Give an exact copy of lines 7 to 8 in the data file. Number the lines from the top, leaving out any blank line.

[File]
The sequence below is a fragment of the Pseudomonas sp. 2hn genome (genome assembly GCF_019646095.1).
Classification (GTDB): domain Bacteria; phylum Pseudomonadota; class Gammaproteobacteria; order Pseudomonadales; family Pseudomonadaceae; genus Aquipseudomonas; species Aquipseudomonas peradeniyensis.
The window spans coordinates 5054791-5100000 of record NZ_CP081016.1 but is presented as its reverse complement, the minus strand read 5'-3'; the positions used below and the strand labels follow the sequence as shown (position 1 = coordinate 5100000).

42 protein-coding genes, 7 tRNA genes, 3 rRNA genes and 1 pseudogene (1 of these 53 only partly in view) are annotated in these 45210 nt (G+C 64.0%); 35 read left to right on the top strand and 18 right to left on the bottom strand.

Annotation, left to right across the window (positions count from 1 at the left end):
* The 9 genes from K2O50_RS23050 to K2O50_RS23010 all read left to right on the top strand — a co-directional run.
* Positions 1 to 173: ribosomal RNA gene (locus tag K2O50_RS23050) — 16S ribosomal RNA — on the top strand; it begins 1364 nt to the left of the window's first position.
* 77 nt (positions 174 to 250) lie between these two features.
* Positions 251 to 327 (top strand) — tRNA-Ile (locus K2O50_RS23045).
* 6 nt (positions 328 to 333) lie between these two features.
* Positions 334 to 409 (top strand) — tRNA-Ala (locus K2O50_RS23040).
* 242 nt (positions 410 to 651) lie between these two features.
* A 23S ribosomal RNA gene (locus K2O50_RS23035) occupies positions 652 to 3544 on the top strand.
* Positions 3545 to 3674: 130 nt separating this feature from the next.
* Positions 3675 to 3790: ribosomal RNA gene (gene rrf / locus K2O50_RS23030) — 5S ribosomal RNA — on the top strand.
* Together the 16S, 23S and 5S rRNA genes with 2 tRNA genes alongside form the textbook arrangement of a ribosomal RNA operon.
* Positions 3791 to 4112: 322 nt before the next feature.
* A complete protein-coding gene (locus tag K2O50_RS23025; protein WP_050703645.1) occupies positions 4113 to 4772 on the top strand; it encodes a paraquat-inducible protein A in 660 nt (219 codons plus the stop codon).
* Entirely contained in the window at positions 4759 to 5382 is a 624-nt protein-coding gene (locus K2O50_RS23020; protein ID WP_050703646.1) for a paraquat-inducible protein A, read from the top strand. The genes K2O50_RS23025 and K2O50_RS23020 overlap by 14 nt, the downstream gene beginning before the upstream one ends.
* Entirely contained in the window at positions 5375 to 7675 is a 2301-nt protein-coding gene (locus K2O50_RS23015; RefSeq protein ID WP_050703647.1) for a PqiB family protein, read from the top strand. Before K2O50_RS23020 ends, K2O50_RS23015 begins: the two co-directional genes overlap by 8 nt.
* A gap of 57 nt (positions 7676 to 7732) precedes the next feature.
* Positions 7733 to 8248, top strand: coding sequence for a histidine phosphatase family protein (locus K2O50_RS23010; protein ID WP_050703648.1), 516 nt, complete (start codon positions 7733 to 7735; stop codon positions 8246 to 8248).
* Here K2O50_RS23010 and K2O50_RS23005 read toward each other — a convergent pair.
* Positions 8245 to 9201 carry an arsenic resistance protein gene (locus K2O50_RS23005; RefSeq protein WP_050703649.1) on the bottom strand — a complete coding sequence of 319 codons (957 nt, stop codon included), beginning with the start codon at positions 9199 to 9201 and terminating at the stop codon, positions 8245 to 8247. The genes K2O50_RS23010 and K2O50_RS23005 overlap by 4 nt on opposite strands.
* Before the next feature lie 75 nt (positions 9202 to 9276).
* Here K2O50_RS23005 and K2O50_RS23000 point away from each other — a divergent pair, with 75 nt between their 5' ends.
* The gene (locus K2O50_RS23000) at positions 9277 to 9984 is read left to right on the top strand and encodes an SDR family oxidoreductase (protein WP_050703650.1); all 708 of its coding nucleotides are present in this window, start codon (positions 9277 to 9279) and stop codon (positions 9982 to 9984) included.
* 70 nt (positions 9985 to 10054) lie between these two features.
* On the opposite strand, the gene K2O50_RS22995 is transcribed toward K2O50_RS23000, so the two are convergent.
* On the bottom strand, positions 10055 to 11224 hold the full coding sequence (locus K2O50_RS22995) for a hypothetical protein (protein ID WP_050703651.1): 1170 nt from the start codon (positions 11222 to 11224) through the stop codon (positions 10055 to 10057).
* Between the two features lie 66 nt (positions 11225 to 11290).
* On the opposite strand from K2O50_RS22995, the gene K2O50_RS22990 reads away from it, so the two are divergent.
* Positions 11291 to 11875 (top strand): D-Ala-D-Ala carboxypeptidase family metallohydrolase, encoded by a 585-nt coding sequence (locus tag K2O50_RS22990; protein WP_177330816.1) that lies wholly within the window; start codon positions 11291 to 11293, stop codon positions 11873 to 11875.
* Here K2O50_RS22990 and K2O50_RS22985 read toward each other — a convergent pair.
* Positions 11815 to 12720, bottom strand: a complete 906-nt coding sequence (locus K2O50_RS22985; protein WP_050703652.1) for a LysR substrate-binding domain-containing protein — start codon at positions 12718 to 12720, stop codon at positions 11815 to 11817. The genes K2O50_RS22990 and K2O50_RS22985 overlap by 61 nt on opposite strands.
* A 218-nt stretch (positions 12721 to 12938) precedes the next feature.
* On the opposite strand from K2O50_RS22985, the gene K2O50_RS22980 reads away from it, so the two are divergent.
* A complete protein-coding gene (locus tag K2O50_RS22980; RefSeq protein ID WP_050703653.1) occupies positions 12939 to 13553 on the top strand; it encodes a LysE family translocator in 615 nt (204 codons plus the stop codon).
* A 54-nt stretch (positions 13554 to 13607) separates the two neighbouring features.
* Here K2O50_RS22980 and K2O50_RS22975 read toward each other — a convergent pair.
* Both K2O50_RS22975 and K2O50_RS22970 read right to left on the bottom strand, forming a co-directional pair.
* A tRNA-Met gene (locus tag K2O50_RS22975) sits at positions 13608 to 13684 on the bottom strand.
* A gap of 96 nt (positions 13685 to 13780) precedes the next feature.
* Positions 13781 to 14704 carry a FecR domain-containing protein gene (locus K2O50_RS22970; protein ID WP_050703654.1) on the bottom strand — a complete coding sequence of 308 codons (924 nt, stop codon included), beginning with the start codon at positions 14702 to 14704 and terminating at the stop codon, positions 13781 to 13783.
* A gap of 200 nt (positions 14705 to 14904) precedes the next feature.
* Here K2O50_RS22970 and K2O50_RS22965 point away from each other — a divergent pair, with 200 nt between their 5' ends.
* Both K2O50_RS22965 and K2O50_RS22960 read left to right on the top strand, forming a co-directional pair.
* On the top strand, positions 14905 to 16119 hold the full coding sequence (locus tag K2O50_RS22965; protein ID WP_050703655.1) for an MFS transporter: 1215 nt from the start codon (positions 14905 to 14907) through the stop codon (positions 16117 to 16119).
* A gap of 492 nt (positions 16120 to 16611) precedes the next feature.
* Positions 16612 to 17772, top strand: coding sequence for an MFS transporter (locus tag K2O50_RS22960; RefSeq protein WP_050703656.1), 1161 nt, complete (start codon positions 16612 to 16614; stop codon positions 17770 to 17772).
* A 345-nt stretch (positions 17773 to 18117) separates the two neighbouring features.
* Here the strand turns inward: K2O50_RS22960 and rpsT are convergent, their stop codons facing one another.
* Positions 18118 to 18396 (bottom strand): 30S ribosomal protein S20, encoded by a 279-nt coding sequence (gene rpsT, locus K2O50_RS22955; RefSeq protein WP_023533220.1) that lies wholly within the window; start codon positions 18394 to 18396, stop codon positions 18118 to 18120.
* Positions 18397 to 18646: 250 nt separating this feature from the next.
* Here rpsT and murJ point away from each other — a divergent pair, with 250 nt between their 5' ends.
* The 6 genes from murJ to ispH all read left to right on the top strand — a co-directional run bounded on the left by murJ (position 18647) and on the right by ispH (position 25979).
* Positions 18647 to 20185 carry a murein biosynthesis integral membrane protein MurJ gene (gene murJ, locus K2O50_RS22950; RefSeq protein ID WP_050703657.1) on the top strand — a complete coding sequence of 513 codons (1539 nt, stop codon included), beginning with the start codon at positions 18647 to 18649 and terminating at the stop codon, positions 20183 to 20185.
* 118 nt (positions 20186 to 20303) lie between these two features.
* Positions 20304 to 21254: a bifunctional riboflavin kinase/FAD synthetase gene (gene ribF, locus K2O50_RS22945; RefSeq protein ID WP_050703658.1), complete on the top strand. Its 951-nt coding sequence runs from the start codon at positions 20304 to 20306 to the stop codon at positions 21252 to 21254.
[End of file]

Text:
* Positions 1 to 173: ribosomal RNA gene (locus tag K2O50_RS23050) — 16S ribosomal RNA — on the top strand; it begins 1364 nt to the left of the window's first position.
* 77 nt (positions 174 to 250) lie between these two features.